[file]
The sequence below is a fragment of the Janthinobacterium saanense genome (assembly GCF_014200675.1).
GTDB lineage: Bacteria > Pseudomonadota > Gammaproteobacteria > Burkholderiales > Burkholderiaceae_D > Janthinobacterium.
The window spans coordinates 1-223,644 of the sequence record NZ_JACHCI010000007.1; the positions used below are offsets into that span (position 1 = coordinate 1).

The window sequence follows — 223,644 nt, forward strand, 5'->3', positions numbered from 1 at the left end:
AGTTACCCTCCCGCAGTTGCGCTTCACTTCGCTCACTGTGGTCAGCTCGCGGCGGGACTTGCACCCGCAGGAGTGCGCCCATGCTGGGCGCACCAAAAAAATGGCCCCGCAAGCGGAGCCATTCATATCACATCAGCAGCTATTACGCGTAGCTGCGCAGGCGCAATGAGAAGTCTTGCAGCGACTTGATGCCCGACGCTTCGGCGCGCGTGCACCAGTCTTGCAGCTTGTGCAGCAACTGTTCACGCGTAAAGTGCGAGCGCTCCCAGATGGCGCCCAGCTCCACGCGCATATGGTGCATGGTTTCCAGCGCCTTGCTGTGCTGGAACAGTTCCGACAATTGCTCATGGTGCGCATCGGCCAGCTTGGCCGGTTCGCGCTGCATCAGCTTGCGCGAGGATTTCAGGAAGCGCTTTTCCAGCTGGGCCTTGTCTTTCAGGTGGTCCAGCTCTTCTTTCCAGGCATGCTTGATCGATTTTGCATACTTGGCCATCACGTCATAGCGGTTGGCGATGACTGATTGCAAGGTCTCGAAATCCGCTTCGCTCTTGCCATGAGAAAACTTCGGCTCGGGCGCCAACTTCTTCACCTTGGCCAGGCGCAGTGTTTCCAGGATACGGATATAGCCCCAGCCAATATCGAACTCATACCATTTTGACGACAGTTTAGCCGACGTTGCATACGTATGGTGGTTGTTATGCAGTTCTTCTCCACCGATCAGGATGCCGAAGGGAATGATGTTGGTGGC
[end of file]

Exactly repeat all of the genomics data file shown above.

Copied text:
The sequence below is a fragment of the Janthinobacterium saanense genome (assembly GCF_014200675.1).
GTDB lineage: Bacteria > Pseudomonadota > Gammaproteobacteria > Burkholderiales > Burkholderiaceae_D > Janthinobacterium.
The window spans coordinates 1-223,644 of the sequence record NZ_JACHCI010000007.1; the positions used below are offsets into that span (position 1 = coordinate 1).

The window sequence follows — 223,644 nt, forward strand, 5'->3', positions numbered from 1 at the left end:
AGTTACCCTCCCGCAGTTGCGCTTCACTTCGCTCACTGTGGTCAGCTCGCGGCGGGACTTGCACCCGCAGGAGTGCGCCCATGCTGGGCGCACCAAAAAAATGGCCCCGCAAGCGGAGCCATTCATATCACATCAGCAGCTATTACGCGTAGCTGCGCAGGCGCAATGAGAAGTCTTGCAGCGACTTGATGCCCGACGCTTCGGCGCGCGTGCACCAGTCTTGCAGCTTGTGCAGCAACTGTTCACGCGTAAAGTGCGAGCGCTCCCAGATGGCGCCCAGCTCCACGCGCATATGGTGCATGGTTTCCAGCGCCTTGCTGTGCTGGAACAGTTCCGACAATTGCTCATGGTGCGCATCGGCCAGCTTGGCCGGTTCGCGCTGCATCAGCTTGCGCGAGGATTTCAGGAAGCGCTTTTCCAGCTGGGCCTTGTCTTTCAGGTGGTCCAGCTCTTCTTTCCAGGCATGCTTGATCGATTTTGCATACTTGGCCATCACGTCATAGCGGTTGGCGATGACTGATTGCAAGGTCTCGAAATCCGCTTCGCTCTTGCCATGAGAAAACTTCGGCTCGGGCGCCAACTTCTTCACCTTGGCCAGGCGCAGTGTTTCCAGGATACGGATATAGCCCCAGCCAATATCGAACTCATACCATTTTGACGACAGTTTAGCCGACGTTGCATACGTATGGTGGTTGTTATGCAGTTCTTCTCCACCGATCAGGATGCCGAAGGGAATGATGTTGGTGGC